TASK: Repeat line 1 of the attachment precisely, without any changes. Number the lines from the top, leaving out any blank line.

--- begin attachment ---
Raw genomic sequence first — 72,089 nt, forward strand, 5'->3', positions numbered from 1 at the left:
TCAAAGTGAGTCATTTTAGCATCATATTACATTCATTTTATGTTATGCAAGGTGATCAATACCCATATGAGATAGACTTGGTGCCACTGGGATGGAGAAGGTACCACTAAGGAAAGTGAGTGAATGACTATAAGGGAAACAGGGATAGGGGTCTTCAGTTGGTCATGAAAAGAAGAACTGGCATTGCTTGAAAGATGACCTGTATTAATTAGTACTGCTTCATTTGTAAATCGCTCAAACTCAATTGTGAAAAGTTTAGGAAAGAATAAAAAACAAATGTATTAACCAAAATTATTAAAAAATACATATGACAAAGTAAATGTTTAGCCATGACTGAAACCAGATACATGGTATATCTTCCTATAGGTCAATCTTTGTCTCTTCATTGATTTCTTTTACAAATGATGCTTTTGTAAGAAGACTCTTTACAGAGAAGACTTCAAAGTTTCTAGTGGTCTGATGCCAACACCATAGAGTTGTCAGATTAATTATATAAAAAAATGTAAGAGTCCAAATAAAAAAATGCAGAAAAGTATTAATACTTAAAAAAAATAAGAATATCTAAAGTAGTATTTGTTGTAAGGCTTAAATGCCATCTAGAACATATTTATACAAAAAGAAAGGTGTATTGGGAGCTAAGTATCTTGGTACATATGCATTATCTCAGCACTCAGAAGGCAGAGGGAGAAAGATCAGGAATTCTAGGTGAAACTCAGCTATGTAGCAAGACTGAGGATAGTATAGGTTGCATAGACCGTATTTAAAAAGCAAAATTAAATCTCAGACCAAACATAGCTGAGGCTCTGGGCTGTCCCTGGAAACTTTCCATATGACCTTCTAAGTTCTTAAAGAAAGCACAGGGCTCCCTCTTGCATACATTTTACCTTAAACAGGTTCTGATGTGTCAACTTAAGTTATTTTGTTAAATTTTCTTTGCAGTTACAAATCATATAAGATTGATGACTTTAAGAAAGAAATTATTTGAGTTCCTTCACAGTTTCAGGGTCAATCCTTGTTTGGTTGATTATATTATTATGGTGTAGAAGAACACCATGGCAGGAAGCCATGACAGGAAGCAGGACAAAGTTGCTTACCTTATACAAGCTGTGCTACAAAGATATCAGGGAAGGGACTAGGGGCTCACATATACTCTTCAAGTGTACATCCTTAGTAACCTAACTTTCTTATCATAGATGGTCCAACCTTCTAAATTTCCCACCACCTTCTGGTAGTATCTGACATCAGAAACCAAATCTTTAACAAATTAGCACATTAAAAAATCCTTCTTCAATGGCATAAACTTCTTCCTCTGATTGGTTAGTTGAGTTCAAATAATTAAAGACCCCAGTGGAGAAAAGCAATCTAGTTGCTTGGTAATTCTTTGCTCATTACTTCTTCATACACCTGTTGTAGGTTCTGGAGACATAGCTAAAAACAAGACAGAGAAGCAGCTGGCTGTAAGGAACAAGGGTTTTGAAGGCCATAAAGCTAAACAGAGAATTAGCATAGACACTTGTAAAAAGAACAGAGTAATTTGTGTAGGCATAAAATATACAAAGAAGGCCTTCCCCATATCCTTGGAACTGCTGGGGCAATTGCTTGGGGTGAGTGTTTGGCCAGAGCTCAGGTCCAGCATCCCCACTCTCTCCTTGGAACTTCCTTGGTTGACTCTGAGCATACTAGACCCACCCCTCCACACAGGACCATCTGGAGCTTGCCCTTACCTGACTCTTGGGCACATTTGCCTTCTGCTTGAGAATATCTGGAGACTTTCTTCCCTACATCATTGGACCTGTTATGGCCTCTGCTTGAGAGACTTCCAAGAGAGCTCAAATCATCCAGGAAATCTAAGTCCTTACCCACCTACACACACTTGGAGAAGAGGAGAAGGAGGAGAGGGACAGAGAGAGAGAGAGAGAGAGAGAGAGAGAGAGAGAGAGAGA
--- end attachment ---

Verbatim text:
Raw genomic sequence first — 72,089 nt, forward strand, 5'->3', positions numbered from 1 at the left: